“Your attention please, your attention—I need it, so i can sit you in a position from which I see it.”
So begins Chicago MC Lupe Fiasco’s new mixtape, somewhat confusingly titled Enemy of the State. The 22-minute set, released for free download recently via 2dopeboyz, features a typically hungry Fiasco spitting his philosophizing rhymes like a seasoned veteran—the same wise-beyond-his-experience temperament he carried through his excellent debut Food & Liquor and modern-day classic follow-up The Cool.
Of course, Lupe’s rapping over Radiohead “The National Anthem” sure didn’t hurt the mixtape’s blog-headline chances. Indeed, while that move could’ve been a shameless ploy for interwebby-love (if it was, it worked), Enemy of the State backs up the gimmick with some serious hip-hop: short jams (12 tracks in just over 20 minutes) filled with Fiasco’s sharply-enunciated verses.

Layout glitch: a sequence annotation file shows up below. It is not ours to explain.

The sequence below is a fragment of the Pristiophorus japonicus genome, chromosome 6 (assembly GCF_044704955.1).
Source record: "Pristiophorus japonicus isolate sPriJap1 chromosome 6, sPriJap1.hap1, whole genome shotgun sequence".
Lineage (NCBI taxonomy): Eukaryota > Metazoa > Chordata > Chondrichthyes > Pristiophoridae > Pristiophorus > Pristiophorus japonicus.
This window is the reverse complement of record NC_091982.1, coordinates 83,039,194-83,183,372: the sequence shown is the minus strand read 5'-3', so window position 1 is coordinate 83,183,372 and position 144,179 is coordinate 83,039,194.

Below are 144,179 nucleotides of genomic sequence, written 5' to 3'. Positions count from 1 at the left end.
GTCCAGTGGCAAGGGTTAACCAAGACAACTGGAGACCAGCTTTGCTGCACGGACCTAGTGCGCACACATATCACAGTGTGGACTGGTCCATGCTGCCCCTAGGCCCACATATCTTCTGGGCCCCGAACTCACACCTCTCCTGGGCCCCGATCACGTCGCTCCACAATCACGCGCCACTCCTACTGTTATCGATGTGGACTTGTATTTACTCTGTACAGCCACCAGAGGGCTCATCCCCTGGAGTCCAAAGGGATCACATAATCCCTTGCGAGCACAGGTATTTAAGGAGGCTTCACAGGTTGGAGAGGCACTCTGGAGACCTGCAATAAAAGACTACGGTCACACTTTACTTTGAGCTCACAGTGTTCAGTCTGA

The question, though, is the theme. Lupe certainly pushes some boundaries, namely that he refuses to dumb down his lyrical game for the masses, but an enemy of the state? He’s more like the state’s greatest hope for intelligent hip-hop. Over Lil Wayne’s “Fireman,” Fiasco spits, “Rest in peace to rap. No, rest in peace to whackness.”
Much like Wayne’s recent No Ceilings tape, Enemy is just good enough to keep salivating fans satisfied until the next proper album drops—which, if Lupe is to be believed, will be his last. Originally expected to be called LupE.N.D., it looks like Lupe’s next album—coming “soon”—will be called Lasers. Check out his apparent creed inspired by the album here.